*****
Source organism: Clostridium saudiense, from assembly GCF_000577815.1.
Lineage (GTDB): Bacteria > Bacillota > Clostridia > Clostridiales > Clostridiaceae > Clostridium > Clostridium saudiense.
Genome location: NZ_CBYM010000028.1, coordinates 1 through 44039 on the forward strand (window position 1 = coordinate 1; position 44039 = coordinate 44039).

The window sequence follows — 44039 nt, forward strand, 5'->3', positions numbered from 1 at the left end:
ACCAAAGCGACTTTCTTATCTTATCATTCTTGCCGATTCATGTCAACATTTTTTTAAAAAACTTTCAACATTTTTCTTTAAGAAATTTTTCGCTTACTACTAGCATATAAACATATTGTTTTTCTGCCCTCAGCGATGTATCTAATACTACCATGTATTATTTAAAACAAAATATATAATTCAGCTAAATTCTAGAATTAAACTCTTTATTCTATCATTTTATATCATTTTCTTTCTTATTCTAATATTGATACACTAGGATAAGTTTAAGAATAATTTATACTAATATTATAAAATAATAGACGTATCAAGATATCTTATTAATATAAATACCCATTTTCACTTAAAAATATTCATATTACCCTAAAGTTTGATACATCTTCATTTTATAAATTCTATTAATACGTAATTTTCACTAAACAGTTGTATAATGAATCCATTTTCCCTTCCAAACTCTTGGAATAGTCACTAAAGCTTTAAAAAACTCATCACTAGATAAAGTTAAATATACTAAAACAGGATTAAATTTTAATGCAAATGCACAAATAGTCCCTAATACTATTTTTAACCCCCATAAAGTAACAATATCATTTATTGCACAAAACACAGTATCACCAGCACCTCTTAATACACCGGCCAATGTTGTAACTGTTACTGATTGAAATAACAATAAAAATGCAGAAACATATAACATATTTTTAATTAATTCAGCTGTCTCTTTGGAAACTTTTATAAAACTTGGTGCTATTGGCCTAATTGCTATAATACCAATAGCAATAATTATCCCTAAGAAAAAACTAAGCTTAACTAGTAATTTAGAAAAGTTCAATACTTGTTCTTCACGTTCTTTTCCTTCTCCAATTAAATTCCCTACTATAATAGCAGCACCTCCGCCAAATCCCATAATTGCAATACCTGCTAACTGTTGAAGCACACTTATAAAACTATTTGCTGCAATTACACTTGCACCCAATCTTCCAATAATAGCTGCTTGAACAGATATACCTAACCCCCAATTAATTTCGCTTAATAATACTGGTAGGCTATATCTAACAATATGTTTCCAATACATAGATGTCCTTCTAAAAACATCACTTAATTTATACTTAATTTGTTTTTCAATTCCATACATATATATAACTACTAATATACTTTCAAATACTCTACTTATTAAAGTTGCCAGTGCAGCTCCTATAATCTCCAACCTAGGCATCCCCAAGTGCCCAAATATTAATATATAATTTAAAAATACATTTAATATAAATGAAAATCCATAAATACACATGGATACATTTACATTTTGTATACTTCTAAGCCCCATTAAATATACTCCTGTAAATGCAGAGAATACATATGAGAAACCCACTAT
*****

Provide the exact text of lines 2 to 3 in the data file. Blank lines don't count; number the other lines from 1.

Lineage (GTDB): Bacteria > Bacillota > Clostridia > Clostridiales > Clostridiaceae > Clostridium > Clostridium saudiense.
Genome location: NZ_CBYM010000028.1, coordinates 1 through 44039 on the forward strand (window position 1 = coordinate 1; position 44039 = coordinate 44039).